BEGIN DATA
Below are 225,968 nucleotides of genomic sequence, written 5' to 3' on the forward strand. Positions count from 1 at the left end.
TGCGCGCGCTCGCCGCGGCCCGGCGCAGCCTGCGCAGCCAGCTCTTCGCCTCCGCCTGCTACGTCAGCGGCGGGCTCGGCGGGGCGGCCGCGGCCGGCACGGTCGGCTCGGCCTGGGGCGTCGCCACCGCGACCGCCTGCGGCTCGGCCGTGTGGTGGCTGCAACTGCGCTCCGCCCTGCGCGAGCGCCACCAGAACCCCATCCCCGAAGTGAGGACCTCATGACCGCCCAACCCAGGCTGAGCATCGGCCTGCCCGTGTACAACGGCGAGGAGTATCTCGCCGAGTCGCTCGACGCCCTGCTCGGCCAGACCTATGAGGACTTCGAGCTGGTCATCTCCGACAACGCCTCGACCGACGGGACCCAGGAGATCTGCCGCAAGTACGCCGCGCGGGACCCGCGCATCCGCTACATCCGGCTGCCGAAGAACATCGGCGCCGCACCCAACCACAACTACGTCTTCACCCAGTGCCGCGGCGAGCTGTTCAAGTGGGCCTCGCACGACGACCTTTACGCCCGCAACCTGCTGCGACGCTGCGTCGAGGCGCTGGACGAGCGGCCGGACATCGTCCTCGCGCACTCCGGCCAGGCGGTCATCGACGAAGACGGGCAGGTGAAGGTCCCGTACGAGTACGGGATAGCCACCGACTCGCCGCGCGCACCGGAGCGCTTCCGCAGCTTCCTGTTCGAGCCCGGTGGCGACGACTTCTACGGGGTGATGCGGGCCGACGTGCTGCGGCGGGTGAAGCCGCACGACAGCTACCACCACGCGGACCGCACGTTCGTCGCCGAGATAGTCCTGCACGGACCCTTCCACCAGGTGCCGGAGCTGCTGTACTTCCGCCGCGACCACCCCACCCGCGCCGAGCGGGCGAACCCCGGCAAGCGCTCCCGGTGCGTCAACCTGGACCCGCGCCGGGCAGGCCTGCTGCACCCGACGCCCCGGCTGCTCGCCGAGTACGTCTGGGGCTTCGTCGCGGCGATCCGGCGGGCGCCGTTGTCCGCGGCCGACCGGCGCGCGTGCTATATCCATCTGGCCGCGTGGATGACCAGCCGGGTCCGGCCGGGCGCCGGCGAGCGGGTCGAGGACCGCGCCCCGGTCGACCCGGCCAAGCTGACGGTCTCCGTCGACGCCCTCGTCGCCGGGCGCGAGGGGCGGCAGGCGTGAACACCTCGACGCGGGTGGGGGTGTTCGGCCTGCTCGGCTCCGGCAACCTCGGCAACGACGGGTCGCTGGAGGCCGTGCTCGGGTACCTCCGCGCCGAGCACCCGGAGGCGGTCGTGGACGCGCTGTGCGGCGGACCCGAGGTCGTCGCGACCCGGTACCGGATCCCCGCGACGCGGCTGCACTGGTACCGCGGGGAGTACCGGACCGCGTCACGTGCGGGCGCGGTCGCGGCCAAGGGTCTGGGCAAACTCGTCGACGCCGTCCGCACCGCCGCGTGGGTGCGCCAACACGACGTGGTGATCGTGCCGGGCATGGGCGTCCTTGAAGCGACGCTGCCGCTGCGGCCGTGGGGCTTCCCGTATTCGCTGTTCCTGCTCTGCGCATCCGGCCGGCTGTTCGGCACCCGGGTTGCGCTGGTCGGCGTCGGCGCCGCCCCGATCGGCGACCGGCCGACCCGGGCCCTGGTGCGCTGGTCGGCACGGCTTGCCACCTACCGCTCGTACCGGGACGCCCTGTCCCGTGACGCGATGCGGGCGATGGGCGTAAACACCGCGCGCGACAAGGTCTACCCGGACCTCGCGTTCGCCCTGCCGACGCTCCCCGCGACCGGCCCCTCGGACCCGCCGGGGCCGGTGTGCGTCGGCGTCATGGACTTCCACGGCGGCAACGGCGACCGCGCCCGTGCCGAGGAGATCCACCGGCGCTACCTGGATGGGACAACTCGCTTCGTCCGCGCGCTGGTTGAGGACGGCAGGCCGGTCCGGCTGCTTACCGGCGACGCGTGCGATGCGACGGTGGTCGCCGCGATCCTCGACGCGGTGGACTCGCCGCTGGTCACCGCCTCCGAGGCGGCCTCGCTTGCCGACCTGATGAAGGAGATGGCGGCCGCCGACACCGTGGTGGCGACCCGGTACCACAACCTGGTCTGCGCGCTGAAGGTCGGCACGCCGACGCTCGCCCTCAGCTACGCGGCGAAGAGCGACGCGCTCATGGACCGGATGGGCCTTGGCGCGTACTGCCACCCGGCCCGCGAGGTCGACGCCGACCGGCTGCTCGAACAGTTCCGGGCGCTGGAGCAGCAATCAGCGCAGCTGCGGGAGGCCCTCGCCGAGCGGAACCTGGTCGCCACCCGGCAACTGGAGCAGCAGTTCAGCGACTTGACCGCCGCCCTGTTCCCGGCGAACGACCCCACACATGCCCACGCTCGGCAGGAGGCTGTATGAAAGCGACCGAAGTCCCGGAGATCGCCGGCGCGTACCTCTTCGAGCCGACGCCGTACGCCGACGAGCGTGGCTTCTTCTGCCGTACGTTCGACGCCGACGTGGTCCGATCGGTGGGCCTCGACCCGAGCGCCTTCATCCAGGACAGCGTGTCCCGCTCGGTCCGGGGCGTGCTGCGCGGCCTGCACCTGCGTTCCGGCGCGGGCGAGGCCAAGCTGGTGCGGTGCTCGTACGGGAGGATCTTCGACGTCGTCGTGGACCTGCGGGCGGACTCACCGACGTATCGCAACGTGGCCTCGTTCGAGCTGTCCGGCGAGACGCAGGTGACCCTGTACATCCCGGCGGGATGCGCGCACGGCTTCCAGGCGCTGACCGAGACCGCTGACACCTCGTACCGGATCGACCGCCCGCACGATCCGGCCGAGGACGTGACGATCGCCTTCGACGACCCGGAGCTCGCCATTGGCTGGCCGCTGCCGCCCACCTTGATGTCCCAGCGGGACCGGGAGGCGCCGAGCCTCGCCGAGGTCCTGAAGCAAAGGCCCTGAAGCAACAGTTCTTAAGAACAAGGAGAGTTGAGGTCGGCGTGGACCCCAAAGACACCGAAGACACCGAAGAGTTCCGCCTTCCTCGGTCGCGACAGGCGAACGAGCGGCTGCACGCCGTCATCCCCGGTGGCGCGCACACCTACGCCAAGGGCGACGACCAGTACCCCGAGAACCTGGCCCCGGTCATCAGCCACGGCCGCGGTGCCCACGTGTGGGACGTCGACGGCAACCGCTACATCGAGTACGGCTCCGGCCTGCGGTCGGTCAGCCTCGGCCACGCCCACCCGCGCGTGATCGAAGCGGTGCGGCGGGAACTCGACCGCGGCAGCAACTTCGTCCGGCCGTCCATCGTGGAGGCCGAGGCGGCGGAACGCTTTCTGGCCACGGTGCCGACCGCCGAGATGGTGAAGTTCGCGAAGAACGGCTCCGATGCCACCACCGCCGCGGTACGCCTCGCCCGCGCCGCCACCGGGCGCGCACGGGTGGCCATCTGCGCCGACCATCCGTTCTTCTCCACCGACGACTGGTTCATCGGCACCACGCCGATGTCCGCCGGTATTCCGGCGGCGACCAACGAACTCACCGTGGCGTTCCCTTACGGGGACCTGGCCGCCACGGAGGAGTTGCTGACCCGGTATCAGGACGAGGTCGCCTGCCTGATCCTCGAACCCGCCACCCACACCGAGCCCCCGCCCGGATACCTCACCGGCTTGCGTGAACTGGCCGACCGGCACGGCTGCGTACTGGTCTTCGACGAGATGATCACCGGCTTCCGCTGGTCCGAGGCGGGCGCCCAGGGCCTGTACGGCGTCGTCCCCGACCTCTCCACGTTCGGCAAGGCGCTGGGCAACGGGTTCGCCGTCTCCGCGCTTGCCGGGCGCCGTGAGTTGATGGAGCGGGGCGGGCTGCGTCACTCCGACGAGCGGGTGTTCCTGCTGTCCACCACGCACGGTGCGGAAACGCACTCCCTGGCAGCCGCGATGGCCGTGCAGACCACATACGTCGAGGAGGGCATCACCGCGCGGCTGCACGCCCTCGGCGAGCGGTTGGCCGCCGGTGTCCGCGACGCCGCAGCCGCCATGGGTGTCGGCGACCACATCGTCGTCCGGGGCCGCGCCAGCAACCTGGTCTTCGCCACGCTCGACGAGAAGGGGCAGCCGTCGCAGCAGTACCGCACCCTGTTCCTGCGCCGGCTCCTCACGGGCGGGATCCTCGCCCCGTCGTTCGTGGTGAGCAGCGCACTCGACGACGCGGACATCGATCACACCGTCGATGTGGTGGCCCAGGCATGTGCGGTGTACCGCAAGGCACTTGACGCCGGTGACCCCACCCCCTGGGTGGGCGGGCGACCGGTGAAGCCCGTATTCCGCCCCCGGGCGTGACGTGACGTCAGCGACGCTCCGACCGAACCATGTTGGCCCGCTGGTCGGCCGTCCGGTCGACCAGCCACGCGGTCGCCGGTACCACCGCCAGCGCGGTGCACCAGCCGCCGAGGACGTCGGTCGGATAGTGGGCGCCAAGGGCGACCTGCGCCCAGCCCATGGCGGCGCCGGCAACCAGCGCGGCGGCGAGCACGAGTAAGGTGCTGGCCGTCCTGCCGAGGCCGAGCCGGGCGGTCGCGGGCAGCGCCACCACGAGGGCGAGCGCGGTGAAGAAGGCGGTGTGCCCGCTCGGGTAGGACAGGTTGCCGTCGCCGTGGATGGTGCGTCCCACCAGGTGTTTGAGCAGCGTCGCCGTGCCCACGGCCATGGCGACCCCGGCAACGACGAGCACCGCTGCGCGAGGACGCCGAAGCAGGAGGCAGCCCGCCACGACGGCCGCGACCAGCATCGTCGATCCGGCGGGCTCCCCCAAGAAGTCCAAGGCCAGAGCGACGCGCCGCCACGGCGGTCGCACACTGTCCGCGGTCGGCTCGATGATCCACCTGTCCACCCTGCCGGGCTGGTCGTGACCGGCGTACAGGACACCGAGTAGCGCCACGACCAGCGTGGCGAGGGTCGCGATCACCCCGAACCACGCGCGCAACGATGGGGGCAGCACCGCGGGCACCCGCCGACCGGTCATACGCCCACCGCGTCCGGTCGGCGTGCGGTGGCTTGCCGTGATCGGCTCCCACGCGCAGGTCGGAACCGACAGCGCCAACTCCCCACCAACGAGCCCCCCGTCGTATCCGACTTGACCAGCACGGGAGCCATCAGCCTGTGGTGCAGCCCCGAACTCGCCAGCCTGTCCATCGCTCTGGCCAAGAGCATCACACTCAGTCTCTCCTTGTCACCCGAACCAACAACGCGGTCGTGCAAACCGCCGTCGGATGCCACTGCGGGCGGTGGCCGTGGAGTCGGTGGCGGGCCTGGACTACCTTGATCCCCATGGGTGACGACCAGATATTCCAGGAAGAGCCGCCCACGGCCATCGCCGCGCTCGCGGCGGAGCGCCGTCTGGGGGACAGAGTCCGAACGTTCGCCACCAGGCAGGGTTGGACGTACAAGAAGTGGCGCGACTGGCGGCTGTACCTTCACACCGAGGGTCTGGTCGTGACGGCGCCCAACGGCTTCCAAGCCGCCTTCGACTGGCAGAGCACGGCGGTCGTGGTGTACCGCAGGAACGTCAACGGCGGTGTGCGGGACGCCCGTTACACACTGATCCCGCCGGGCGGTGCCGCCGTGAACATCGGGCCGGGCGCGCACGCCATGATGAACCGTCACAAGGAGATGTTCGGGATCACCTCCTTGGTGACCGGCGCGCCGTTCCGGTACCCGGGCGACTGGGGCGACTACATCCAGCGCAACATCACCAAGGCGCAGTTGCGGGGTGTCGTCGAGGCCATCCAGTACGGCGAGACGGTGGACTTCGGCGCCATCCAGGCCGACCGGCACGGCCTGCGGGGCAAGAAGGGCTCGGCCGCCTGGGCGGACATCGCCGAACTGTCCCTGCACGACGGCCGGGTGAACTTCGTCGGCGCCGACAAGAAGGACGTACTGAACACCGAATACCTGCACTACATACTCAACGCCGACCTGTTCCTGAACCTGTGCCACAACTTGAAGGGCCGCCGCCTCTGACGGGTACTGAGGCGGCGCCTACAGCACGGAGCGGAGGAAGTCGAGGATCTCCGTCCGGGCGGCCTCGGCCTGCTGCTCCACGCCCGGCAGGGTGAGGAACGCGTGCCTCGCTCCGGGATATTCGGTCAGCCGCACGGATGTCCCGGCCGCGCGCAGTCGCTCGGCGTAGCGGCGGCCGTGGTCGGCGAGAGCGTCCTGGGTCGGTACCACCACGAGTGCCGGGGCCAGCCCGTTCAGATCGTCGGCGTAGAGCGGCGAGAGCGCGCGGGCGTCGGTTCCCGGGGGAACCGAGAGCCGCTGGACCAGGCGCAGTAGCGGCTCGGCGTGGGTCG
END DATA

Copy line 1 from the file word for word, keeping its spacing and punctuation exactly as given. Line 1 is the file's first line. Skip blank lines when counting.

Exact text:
Below are 225,968 nucleotides of genomic sequence, written 5' to 3' on the forward strand. Positions count from 1 at the left end.